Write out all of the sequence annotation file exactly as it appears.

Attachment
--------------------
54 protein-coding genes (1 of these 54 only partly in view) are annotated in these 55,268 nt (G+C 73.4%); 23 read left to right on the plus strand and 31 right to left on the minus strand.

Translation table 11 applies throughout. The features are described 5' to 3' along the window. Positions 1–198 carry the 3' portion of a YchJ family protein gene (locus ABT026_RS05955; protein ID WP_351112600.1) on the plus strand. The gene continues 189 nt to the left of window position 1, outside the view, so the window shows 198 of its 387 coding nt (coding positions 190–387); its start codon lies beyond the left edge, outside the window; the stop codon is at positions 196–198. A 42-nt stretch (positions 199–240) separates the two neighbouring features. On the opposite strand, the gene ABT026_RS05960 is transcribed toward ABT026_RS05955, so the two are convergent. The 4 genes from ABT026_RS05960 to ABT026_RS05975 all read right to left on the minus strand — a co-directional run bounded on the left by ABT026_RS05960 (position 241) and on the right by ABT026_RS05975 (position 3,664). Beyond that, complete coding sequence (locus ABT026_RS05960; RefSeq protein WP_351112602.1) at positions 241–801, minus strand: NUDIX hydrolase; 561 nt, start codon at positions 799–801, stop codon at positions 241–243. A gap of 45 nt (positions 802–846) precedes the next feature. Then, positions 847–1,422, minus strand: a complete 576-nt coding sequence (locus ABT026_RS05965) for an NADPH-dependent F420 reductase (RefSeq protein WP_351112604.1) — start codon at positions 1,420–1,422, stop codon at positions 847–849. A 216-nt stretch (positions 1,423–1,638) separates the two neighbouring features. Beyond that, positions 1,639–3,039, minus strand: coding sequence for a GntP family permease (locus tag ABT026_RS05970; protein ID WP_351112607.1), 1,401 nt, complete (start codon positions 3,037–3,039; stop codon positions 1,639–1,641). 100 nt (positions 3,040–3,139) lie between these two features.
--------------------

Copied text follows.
54 protein-coding genes (1 of these 54 only partly in view) are annotated in these 55,268 nt (G+C 73.4%); 23 read left to right on the plus strand and 31 right to left on the minus strand.

Translation table 11 applies throughout. The features are described 5' to 3' along the window. Positions 1–198 carry the 3' portion of a YchJ family protein gene (locus ABT026_RS05955; protein ID WP_351112600.1) on the plus strand. The gene continues 189 nt to the left of window position 1, outside the view, so the window shows 198 of its 387 coding nt (coding positions 190–387); its start codon lies beyond the left edge, outside the window; the stop codon is at positions 196–198. A 42-nt stretch (positions 199–240) separates the two neighbouring features. On the opposite strand, the gene ABT026_RS05960 is transcribed toward ABT026_RS05955, so the two are convergent. The 4 genes from ABT026_RS05960 to ABT026_RS05975 all read right to left on the minus strand — a co-directional run bounded on the left by ABT026_RS05960 (position 241) and on the right by ABT026_RS05975 (position 3,664). Beyond that, complete coding sequence (locus ABT026_RS05960; RefSeq protein WP_351112602.1) at positions 241–801, minus strand: NUDIX hydrolase; 561 nt, start codon at positions 799–801, stop codon at positions 241–243. A gap of 45 nt (positions 802–846) precedes the next feature. Then, positions 847–1,422, minus strand: a complete 576-nt coding sequence (locus ABT026_RS05965) for an NADPH-dependent F420 reductase (RefSeq protein WP_351112604.1) — start codon at positions 1,420–1,422, stop codon at positions 847–849. A 216-nt stretch (positions 1,423–1,638) separates the two neighbouring features. Beyond that, positions 1,639–3,039, minus strand: coding sequence for a GntP family permease (locus tag ABT026_RS05970; protein ID WP_351112607.1), 1,401 nt, complete (start codon positions 3,037–3,039; stop codon positions 1,639–1,641). 100 nt (positions 3,040–3,139) lie between these two features.